Speak up, Francis

Mother Teresa spoke the harsh truth to a U.S. president. Can the Pope do it?

Recently New York’s Timothy Cardinal Dolan, in discussing the synodal process, spoke of seven “non negotiables.” Jesus, he said, intends each of them. One is that “mercy, love, invitation, humility, joy, selfless generous service, and good example are our only tools, never harshness, condemnation, or pride.” Sadly, we sometimes obscure this essential witness.

Sometimes, too, we misunderstand just what this witness asks of us. For a start, it is not at odds with St. John Paul II’s urging us to call things by their proper names. Noting the wide acceptance of abortion, even in the law, he wrote that “we need now more than ever to have the courage to look the truth in the eye and to call things by their proper name, without yielding to…the temptation of self-deception” (Evangelium Vitae, 58).

Cardinal Dolan himself asks, “Who is more fragile…than the tiny infant in the womb?” Indeed he charges that “to suck that baby out of the womb, dismember it, or poison it is, as Pope Francis describes, like hiring a ‘hitman’ to assassinate a victim.”

That’s strong language, and critics might say that it’s harsh. Isn’t it more of a condemnation than an invitation? Shouldn’t we, in any case, choose our audience carefully in calling things by their proper names? Wouldn’t it be divisive, for example, to say such things to President Biden, especially in public?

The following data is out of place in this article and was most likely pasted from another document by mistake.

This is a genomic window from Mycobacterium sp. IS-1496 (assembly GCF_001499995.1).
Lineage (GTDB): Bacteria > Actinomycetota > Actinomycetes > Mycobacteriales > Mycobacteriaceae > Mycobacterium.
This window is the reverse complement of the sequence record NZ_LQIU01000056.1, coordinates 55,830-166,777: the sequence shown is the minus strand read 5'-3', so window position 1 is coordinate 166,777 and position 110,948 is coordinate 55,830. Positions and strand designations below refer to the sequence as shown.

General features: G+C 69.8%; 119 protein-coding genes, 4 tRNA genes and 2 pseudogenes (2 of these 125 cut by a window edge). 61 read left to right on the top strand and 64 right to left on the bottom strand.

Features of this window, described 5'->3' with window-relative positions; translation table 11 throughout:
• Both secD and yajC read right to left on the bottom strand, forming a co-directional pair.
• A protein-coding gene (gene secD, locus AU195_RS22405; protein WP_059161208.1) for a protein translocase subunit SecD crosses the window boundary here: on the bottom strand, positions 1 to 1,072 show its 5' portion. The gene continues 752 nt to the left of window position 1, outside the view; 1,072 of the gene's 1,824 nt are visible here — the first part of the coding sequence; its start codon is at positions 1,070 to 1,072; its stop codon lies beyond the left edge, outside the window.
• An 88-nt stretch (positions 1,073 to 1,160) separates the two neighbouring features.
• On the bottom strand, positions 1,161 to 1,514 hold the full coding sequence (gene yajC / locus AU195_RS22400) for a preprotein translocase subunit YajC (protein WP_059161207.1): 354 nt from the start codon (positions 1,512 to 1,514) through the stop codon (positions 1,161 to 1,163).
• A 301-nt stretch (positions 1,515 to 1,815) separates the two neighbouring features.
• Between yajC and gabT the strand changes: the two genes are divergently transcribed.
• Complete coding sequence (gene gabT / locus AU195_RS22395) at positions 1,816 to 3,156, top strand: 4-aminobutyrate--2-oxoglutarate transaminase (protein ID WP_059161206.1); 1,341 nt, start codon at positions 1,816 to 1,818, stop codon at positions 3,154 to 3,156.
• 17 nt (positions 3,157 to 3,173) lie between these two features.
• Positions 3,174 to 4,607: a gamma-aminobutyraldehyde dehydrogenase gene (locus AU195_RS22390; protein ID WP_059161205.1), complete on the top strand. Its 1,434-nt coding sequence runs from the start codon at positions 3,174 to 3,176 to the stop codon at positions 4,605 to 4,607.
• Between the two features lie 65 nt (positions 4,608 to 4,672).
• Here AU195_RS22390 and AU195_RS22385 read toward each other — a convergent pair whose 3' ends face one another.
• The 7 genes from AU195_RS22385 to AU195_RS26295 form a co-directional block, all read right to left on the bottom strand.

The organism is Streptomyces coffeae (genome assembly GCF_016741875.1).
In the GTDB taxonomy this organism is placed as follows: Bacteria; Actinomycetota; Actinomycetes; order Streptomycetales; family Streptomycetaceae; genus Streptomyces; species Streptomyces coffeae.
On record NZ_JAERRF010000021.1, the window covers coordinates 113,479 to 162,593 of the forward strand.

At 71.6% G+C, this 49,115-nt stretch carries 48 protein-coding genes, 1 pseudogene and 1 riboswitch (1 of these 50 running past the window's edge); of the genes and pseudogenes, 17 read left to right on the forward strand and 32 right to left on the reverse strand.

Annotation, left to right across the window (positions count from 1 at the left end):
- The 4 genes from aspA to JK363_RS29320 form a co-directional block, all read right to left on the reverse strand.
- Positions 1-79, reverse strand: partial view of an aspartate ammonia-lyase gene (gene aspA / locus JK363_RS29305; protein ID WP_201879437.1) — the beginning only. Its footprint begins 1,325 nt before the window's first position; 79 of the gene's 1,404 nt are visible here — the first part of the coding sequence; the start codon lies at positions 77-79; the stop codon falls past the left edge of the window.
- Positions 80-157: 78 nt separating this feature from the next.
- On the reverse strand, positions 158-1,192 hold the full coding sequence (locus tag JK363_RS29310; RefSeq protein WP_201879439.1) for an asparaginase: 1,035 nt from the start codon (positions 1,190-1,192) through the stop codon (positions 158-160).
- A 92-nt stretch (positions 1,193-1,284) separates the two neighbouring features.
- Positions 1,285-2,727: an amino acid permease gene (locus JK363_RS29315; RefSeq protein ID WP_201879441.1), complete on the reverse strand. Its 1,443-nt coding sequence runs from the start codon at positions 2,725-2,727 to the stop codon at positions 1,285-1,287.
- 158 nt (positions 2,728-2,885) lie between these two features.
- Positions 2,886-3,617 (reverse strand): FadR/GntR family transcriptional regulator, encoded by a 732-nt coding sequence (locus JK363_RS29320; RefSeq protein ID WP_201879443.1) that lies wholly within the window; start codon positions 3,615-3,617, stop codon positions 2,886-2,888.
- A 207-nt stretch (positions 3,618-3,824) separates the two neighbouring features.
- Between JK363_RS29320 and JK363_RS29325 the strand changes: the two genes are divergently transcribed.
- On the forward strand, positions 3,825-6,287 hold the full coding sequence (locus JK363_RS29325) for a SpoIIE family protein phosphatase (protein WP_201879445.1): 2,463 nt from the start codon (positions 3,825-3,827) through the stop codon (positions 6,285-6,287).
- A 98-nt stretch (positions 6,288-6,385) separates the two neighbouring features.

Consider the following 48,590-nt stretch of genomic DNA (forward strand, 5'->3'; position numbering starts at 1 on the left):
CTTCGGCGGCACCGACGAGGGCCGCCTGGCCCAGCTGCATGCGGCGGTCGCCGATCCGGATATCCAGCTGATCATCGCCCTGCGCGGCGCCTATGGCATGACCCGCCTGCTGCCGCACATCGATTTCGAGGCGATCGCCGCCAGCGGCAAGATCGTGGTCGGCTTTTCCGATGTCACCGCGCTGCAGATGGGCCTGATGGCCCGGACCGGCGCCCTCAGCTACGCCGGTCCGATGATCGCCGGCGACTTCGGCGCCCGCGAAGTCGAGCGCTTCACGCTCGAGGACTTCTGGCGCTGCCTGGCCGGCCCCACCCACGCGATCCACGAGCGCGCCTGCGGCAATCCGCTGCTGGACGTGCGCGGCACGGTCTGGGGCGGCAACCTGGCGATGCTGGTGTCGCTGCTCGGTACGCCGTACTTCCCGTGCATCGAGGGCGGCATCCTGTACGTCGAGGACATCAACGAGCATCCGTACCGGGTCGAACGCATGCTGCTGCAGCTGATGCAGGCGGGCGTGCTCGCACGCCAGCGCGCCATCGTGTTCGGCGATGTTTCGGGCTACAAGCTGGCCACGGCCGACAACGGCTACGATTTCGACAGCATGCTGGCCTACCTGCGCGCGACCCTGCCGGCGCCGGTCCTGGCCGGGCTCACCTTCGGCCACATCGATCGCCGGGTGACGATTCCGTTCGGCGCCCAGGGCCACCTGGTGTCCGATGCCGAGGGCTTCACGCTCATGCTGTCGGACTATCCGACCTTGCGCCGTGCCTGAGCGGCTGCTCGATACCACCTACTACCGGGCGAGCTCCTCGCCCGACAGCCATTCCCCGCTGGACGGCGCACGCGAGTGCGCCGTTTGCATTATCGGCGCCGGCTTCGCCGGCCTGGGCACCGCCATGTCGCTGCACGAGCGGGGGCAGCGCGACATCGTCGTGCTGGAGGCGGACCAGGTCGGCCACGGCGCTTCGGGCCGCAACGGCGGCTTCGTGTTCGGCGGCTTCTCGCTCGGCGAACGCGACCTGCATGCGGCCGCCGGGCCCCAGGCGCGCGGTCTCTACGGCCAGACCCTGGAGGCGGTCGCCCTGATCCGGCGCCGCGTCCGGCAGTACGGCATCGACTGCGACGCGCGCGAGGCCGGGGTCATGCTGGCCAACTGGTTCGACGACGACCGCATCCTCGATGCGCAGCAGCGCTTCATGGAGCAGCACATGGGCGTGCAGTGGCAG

No doubt. But it would not be needlessly divisive. St. Teresa of Kolkata called things by name in the presence of Bill and Hilary Clinton. And we have the words of Jesus: “I have come to set the earth on fire, and how I wish it were already blazing…Do you think that I have come to establish peace on the earth? No, I tell you, but rather division. From now on a household of five will be divided, three against two and two against three….” (Luke 12: 49-53).

Yes, we are to accompany one another. Yes, we are to walk with one another. But in doing so, what are we to say to one another? With John the Baptist, we need to speak of repentance and do so out of love. But what is this love? It is to desire the good of the other and to act steadfastly to bring it about. Dorothy Day, using language from Dostoyevsky’s character Fr. Zossima, taught that love in practice — unlike love in dreams — can be a harsh and dreadful thing.

To his credit, Pope Francis speaks often of Satan’s relentless war against humankind. (Oddly, the secular media allow him to do so without arching their collective eyebrows.) As St. Peter, the first pope, teaches, “Be sober, be vigilant; because your adversary the devil walks about like a roaring lion, seeking whom he may devour” (1 Peter 5:8). Doubtless Satan does so in the corridors of power and even as their denizens gather for “photo ops.” Perhaps protocol requires the Holy Father to grace such an event with President Biden. If so, I suggest that protocol be damned. But if we must give the devil his due, let us pray mightily that Francis not smile for the cameras.

To return to Cardinal Dolan: just several days ago he urged all men and women, with faith or without, to speak up for the “defenseless” unborn babies and to denounce the “right” to abortion as “inhumane, violent, and contrary to human rights.” Now, Francis, is the perfect time to do so.


Jim Hanink is an independent scholar, albeit more independent than scholarly!

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